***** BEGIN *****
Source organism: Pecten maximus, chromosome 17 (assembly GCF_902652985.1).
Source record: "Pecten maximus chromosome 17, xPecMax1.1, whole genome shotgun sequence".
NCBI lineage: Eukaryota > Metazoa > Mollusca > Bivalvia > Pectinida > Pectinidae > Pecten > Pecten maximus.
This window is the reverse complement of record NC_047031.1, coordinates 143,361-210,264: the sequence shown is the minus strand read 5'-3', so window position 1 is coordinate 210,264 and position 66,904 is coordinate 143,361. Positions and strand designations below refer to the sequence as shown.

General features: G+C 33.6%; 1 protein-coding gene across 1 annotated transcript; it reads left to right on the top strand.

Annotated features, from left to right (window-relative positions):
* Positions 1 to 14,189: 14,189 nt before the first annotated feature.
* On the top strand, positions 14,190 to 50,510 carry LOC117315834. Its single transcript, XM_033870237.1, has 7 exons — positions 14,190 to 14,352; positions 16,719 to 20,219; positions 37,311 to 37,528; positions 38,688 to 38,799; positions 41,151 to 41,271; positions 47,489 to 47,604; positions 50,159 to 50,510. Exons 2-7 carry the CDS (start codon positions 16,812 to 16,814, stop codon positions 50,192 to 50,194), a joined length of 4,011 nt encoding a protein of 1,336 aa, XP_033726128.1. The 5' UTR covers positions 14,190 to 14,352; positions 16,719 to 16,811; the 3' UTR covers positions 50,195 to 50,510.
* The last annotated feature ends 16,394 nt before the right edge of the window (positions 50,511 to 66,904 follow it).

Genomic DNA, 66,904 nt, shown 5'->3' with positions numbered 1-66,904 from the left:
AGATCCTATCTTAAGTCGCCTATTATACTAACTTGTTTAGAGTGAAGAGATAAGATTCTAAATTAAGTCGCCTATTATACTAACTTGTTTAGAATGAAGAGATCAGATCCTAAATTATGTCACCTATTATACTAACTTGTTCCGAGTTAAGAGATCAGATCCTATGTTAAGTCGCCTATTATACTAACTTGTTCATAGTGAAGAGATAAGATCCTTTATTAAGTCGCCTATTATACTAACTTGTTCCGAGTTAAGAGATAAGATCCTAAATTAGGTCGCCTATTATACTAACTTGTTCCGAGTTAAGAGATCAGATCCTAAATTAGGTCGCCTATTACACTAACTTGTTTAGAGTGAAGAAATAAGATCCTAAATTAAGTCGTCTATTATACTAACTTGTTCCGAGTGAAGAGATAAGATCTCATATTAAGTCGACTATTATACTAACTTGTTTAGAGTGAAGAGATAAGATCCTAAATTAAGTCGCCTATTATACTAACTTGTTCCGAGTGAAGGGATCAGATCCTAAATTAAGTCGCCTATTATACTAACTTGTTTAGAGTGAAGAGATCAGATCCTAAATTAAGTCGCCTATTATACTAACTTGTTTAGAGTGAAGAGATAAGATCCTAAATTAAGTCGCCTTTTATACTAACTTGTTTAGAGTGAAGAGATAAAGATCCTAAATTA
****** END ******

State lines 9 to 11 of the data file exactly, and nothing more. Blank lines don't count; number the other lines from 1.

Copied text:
* The last annotated feature ends 16,394 nt before the right edge of the window (positions 50,511 to 66,904 follow it).

Genomic DNA, 66,904 nt, shown 5'->3' with positions numbered 1-66,904 from the left:
AGATCCTATCTTAAGTCGCCTATTATACTAACTTGTTTAGAGTGAAGAGATAAGATTCTAAATTAAGTCGCCTATTATACTAACTTGTTTAGAATGAAGAGATCAGATCCTAAATTATGTCACCTATTATACTAACTTGTTCCGAGTTAAGAGATCAGATCCTATGTTAAGTCGCCTATTATACTAACTTGTTCATAGTGAAGAGATAAGATCCTTTATTAAGTCGCCTATTATACTAACTTGTTCCGAGTTAAGAGATAAGATCCTAAATTAGGTCGCCTATTATACTAACTTGTTCCGAGTTAAGAGATCAGATCCTAAATTAGGTCGCCTATTACACTAACTTGTTTAGAGTGAAGAAATAAGATCCTAAATTAAGTCGTCTATTATACTAACTTGTTCCGAGTGAAGAGATAAGATCTCATATTAAGTCGACTATTATACTAACTTGTTTAGAGTGAAGAGATAAGATCCTAAATTAAGTCGCCTATTATACTAACTTGTTCCGAGTGAAGGGATCAGATCCTAAATTAAGTCGCCTATTATACTAACTTGTTTAGAGTGAAGAGATCAGATCCTAAATTAAGTCGCCTATTATACTAACTTGTTTAGAGTGAAGAGATAAGATCCTAAATTAAGTCGCCTTTTATACTAACTTGTTTAGAGTGAAGAGATAAAGATCCTAAATTA